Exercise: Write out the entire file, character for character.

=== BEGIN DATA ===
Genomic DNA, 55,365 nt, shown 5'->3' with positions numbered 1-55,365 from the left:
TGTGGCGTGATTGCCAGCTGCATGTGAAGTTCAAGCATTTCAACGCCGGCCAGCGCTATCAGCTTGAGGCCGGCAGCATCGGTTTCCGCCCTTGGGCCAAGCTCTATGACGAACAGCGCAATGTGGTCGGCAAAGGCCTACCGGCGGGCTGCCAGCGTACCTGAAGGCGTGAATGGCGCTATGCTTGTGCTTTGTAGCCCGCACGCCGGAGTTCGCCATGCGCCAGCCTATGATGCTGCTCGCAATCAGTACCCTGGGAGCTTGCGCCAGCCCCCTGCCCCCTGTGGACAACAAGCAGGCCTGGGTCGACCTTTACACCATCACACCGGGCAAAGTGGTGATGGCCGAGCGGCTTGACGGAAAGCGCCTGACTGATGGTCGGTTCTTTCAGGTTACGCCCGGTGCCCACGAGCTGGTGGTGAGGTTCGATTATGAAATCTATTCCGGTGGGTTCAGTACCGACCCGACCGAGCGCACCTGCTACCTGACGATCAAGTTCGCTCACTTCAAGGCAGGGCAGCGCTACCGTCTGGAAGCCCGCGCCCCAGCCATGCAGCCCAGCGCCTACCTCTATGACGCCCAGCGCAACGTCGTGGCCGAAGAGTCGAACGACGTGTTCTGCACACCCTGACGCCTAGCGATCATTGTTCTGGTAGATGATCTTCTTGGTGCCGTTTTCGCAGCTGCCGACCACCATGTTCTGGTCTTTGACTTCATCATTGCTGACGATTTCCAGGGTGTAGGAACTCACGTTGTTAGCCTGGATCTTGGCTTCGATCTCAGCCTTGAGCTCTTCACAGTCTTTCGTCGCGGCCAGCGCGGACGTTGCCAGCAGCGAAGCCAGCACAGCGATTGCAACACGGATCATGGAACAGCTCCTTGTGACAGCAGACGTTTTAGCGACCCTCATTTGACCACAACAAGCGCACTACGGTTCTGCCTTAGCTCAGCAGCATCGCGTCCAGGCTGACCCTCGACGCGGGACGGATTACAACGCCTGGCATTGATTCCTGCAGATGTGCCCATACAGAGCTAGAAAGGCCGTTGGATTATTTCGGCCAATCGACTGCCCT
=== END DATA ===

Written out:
Genomic DNA, 55,365 nt, shown 5'->3' with positions numbered 1-55,365 from the left:
TGTGGCGTGATTGCCAGCTGCATGTGAAGTTCAAGCATTTCAACGCCGGCCAGCGCTATCAGCTTGAGGCCGGCAGCATCGGTTTCCGCCCTTGGGCCAAGCTCTATGACGAACAGCGCAATGTGGTCGGCAAAGGCCTACCGGCGGGCTGCCAGCGTACCTGAAGGCGTGAATGGCGCTATGCTTGTGCTTTGTAGCCCGCACGCCGGAGTTCGCCATGCGCCAGCCTATGATGCTGCTCGCAATCAGTACCCTGGGAGCTTGCGCCAGCCCCCTGCCCCCTGTGGACAACAAGCAGGCCTGGGTCGACCTTTACACCATCACACCGGGCAAAGTGGTGATGGCCGAGCGGCTTGACGGAAAGCGCCTGACTGATGGTCGGTTCTTTCAGGTTACGCCCGGTGCCCACGAGCTGGTGGTGAGGTTCGATTATGAAATCTATTCCGGTGGGTTCAGTACCGACCCGACCGAGCGCACCTGCTACCTGACGATCAAGTTCGCTCACTTCAAGGCAGGGCAGCGCTACCGTCTGGAAGCCCGCGCCCCAGCCATGCAGCCCAGCGCCTACCTCTATGACGCCCAGCGCAACGTCGTGGCCGAAGAGTCGAACGACGTGTTCTGCACACCCTGACGCCTAGCGATCATTGTTCTGGTAGATGATCTTCTTGGTGCCGTTTTCGCAGCTGCCGACCACCATGTTCTGGTCTTTGACTTCATCATTGCTGACGATTTCCAGGGTGTAGGAACTCACGTTGTTAGCCTGGATCTTGGCTTCGATCTCAGCCTTGAGCTCTTCACAGTCTTTCGTCGCGGCCAGCGCGGACGTTGCCAGCAGCGAAGCCAGCACAGCGATTGCAACACGGATCATGGAACAGCTCCTTGTGACAGCAGACGTTTTAGCGACCCTCATTTGACCACAACAAGCGCACTACGGTTCTGCCTTAGCTCAGCAGCATCGCGTCCAGGCTGACCCTCGACGCGGGACGGATTACAACGCCTGGCATTGATTCCTGCAGATGTGCCCATACAGAGCTAGAAAGGCCGTTGGATTATTTCGGCCAATCGACTGCCCT